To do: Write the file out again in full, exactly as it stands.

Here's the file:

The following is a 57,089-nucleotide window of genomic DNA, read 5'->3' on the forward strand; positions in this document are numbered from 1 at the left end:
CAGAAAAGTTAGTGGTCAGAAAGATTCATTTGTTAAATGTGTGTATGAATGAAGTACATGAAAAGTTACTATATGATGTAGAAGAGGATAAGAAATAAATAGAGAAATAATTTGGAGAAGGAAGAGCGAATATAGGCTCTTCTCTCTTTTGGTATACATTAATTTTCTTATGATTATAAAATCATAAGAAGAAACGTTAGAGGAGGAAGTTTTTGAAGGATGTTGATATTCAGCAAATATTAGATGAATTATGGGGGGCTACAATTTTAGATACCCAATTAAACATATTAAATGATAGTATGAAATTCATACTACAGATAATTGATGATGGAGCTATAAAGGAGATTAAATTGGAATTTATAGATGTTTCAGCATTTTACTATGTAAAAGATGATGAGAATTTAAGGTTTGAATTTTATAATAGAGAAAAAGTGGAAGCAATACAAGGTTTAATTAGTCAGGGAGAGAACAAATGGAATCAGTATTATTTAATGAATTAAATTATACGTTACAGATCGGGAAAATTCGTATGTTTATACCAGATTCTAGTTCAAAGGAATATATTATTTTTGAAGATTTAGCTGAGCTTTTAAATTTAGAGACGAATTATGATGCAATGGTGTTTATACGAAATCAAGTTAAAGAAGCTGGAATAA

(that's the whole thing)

The following is a 57,089-nucleotide window of genomic DNA, read 5'->3' on the forward strand; positions in this document are numbered from 1 at the left end:
CAGAAAAGTTAGTGGTCAGAAAGATTCATTTGTTAAATGTGTGTATGAATGAAGTACATGAAAAGTTACTATATGATGTAGAAGAGGATAAGAAATAAATAGAGAAATAATTTGGAGAAGGAAGAGCGAATATAGGCTCTTCTCTCTTTTGGTATACATTAATTTTCTTATGATTATAAAATCATAAGAAGAAACGTTAGAGGAGGAAGTTTTTGAAGGATGTTGATATTCAGCAAATATTAGATGAATTATGGGGGGCTACAATTTTAGATACCCAATTAAACATATTAAATGATAGTATGAAATTCATACTACAGATAATTGATGATGGAGCTATAAAGGAGATTAAATTGGAATTTATAGATGTTTCAGCATTTTACTATGTAAAAGATGATGAGAATTTAAGGTTTGAATTTTATAATAGAGAAAAAGTGGAAGCAATACAAGGTTTAATTAGTCAGGGAGAGAACAAATGGAATCAGTATTATTTAATGAATTAAATTATACGTTACAGATCGGGAAAATTCGTATGTTTATACCAGATTCTAGTTCAAAGGAATATATTATTTTTGAAGATTTAGCTGAGCTTTTAAATTTAGAGACGAATTATGATGCAATGGTGTTTATACGAAATCAAGTTAAAGAAGCTGGAATAA